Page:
The culprit then covered the heads of the bodies with clothes, covered every mirror and piece of glass in a similar way, and washed the blood from their hands. After that, they took out a two-pound slab of uncooked bacon from the icebox, wrapped it in a towel, and laid it on the floor next to a short piece of key chain that did not belong to the Moores.

The case has never been solved, but one theory links this case to several other ax-related occurrences that took place across the country during this period. The location is believed to still be haunted by the victims of that tragic night. Several ghost investigations have occurred at the house, all gathering compelling evidence that this haunting is real.

• • Photo: Internet Archive Book Images / Flickr / Public domain

SausageThe Sausage Ghost Of New Orleans Wanted Revenge On Her Husband

In the 1800s, Hans Mueller and his wife moved to New Orleans, LA from Germany and started a sausage factory. Their sausage was delicious, but in time their relationship turned sour. The husband found himself a younger mistress, but they couldn’t truly be together until his wife was out of the picture.

One night, the man closed shop and walked to the back room, where his wife was making sausage. He crept up behind her and choked her with a cord. As to what to do with the body, it wasn’t long until customers noticed a decrease in the quality of the sausage. One customer found a bit of a gold ring in their sausage and – realizing that the wife had been missing for weeks – notified the police.

The police found the man huddled in the corner of the room, screaming at the sausage grinder. He claimed that his wife’s ghost had emerged from the grinder, bloodied and mangled, and was coming to get her revenge. He spent the rest of his days in a madhouse, but even there he could not find respite from the specter.

To this day there are reports of a strange woman haunting the Old Hans Mueller Residence, where the nefarious sausage incident took place all those years ago.

• • Photo: Geoff Pick / Wikimedia Commons / CC-BY-SA 2.0

ChristineYoung Christine Darby Returns From The Grave As A Black-Eyed Child

In 1967, now convicted child predator Raymond Morris targeted 7-year-old Christine Darby of Walsall, England. After assaulting her, Morris took her life and buried her in a ditch. Authorities later discovered her remains in Cannock Chase, which led to Morris’s conviction. He was also believed to be connected with the disappearances of two more young girls whose bodies were found in the area.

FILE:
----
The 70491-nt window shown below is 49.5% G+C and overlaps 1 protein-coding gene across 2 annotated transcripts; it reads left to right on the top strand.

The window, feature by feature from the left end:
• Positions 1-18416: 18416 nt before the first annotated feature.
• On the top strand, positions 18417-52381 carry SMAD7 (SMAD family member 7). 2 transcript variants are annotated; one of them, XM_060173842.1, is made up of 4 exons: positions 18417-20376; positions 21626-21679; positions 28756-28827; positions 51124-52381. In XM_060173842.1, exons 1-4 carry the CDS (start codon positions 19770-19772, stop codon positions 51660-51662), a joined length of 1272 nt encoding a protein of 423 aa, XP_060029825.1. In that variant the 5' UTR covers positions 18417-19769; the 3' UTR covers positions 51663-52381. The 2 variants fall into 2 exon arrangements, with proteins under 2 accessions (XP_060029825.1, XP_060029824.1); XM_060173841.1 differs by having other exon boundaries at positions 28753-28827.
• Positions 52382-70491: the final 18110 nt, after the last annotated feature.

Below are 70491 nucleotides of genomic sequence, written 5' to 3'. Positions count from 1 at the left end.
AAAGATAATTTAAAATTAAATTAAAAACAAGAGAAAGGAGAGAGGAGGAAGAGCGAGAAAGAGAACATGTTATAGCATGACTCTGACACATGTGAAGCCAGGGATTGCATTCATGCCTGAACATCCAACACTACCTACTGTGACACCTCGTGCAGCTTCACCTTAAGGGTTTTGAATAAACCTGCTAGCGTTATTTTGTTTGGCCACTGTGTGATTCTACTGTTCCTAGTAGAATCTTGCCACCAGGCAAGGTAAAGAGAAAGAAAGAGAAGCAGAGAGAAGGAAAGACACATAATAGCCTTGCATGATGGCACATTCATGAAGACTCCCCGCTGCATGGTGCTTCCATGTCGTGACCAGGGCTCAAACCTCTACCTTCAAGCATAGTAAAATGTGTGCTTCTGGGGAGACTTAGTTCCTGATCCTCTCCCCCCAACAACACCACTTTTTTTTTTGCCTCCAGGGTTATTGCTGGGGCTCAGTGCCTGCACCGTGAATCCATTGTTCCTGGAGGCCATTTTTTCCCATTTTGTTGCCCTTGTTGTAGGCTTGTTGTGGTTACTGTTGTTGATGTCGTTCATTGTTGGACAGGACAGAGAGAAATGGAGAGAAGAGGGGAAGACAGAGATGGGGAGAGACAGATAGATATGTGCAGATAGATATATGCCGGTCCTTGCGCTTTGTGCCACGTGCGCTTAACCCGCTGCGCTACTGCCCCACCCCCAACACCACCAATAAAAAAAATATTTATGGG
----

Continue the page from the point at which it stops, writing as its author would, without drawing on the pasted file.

But that was not the end of Christine Darby. Since then, there have been reports of a black-eyed girl appearing in the Cannock Chase Countryside. It is believed that this spirit is the ghost of Christine, her eyes black from the blindfold she was wearing when her life ended.

• • Photo: Ed Bierman / Flickr / CC-BY 2.0

ChildrenGhostly Children Watch Over Train Tracks In San Antonio

Sometime in the 1930s, tragedy struck San Antonio, TX. One day just like any other, a bus driver was taking his load of 10 children home. Unfortunately, his bus was having some difficulty. It stalled out – right on the tracks of a railroad crossing. Before the driver was able to get the bus started again, he saw a train approaching. The conductor slammed on the brakes, but it was too late: all 10 children and the driver died in the crash.

Today, you can still go by this crossing near the San Juanita Mission. If you stop in front of the tracks and turn off your engine, supposedly a mysterious force will still push the car uphill and over the tracks to safety. If you spread some flour or baby powder on your bumper, you might notice something truly chilling: several sets of small handprints.

• • Photo: Mkooiman / Wikimedia Commons / CC-BY-SA 3.0

WallsThe Walls Of Clifford’s Tower Drip With Blood

The year 1190 was a dark one in York, England. Antisemitism was rampant, and the local Jewish community found themselves deeply imperiled. Fearing for their lives, many of them barricaded themselves inside Clifford’s Tower, which at the time was merely a wooden structure.

The authorities tried to retake the castle, but the scene turned into pure mob violence. The trapped people decided to end their own lives rather than face the mob.

These ghosts are said to make appearances at the castle on occasion. According to local lore, the very walls of the castle bleed red every year on the anniversary of the bloodshed.

• • Photo: The Curse of La Llorona / Warner Bros. Pictures

LloronaLa Llorona Looks For Children

Many years ago, near the shores of the Santa Fe River, there lived a beautiful peasant woman named Maria. She married a wealthy man and bore him two sons. As the years went on, however, the husband grew tired of Maria. He would leave for days to go womanizing, drinking, and gambling, only returning to see his sons. After a while, he began openly talking about leaving Maria for a woman of higher class and taking the two boys with him.